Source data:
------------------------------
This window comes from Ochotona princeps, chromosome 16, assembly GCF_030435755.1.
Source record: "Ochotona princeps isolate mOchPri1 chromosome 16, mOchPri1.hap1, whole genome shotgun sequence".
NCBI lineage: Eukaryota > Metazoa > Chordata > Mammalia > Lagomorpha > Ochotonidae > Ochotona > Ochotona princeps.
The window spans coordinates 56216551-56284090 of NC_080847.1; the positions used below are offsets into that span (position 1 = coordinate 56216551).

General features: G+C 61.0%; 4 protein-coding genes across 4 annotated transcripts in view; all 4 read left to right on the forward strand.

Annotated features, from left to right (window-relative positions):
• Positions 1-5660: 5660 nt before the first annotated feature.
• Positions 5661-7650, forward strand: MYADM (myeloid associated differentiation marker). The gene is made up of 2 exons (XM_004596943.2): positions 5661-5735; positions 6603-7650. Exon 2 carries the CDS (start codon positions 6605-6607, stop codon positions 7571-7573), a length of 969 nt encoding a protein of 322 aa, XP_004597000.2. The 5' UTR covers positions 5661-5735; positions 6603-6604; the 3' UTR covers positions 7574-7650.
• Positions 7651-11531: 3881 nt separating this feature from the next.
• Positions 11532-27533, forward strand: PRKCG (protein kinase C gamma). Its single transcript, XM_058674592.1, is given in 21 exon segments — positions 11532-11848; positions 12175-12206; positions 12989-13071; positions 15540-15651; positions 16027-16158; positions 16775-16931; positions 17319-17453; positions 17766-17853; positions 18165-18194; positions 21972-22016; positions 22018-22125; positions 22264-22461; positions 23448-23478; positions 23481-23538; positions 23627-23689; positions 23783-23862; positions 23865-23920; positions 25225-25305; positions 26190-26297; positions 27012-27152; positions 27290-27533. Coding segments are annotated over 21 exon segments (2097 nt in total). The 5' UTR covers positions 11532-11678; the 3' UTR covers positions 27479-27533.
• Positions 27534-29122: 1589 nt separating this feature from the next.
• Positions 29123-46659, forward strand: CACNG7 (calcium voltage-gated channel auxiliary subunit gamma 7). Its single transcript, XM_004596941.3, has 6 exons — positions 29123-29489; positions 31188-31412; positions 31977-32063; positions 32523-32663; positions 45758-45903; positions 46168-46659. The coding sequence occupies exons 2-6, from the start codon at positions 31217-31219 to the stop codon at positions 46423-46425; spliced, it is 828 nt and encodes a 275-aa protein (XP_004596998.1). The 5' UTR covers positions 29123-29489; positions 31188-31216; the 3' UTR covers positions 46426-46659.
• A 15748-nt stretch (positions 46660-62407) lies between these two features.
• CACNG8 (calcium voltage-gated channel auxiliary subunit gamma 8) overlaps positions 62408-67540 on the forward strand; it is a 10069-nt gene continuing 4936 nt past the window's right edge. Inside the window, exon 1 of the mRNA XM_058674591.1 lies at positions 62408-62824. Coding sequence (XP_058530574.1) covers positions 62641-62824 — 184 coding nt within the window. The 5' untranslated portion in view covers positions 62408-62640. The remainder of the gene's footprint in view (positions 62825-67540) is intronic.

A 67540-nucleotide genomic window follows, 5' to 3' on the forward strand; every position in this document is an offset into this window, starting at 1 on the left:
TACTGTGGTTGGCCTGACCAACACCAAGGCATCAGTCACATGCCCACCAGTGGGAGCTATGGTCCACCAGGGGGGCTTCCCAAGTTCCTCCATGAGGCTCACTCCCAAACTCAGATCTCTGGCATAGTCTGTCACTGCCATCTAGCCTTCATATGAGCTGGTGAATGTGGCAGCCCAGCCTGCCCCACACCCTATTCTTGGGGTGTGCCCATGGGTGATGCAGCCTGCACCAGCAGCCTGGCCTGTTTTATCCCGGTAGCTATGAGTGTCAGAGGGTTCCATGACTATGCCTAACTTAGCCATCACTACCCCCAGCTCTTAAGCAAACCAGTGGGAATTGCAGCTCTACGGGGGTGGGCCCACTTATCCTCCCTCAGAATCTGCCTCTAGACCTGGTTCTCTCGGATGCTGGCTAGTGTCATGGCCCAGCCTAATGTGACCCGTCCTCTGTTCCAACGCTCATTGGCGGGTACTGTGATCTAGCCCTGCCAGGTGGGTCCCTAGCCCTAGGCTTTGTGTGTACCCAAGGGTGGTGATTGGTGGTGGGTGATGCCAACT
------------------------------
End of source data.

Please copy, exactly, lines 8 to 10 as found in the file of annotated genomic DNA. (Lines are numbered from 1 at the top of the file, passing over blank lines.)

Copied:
• Positions 5661-7650, forward strand: MYADM (myeloid associated differentiation marker). The gene is made up of 2 exons (XM_004596943.2): positions 5661-5735; positions 6603-7650. Exon 2 carries the CDS (start codon positions 6605-6607, stop codon positions 7571-7573), a length of 969 nt encoding a protein of 322 aa, XP_004597000.2. The 5' UTR covers positions 5661-5735; positions 6603-6604; the 3' UTR covers positions 7574-7650.
• Positions 7651-11531: 3881 nt separating this feature from the next.
• Positions 11532-27533, forward strand: PRKCG (protein kinase C gamma). Its single transcript, XM_058674592.1, is given in 21 exon segments — positions 11532-11848; positions 12175-12206; positions 12989-13071; positions 15540-15651; positions 16027-16158; positions 16775-16931; positions 17319-17453; positions 17766-17853; positions 18165-18194; positions 21972-22016; positions 22018-22125; positions 22264-22461; positions 23448-23478; positions 23481-23538; positions 23627-23689; positions 23783-23862; positions 23865-23920; positions 25225-25305; positions 26190-26297; positions 27012-27152; positions 27290-27533. Coding segments are annotated over 21 exon segments (2097 nt in total). The 5' UTR covers positions 11532-11678; the 3' UTR covers positions 27479-27533.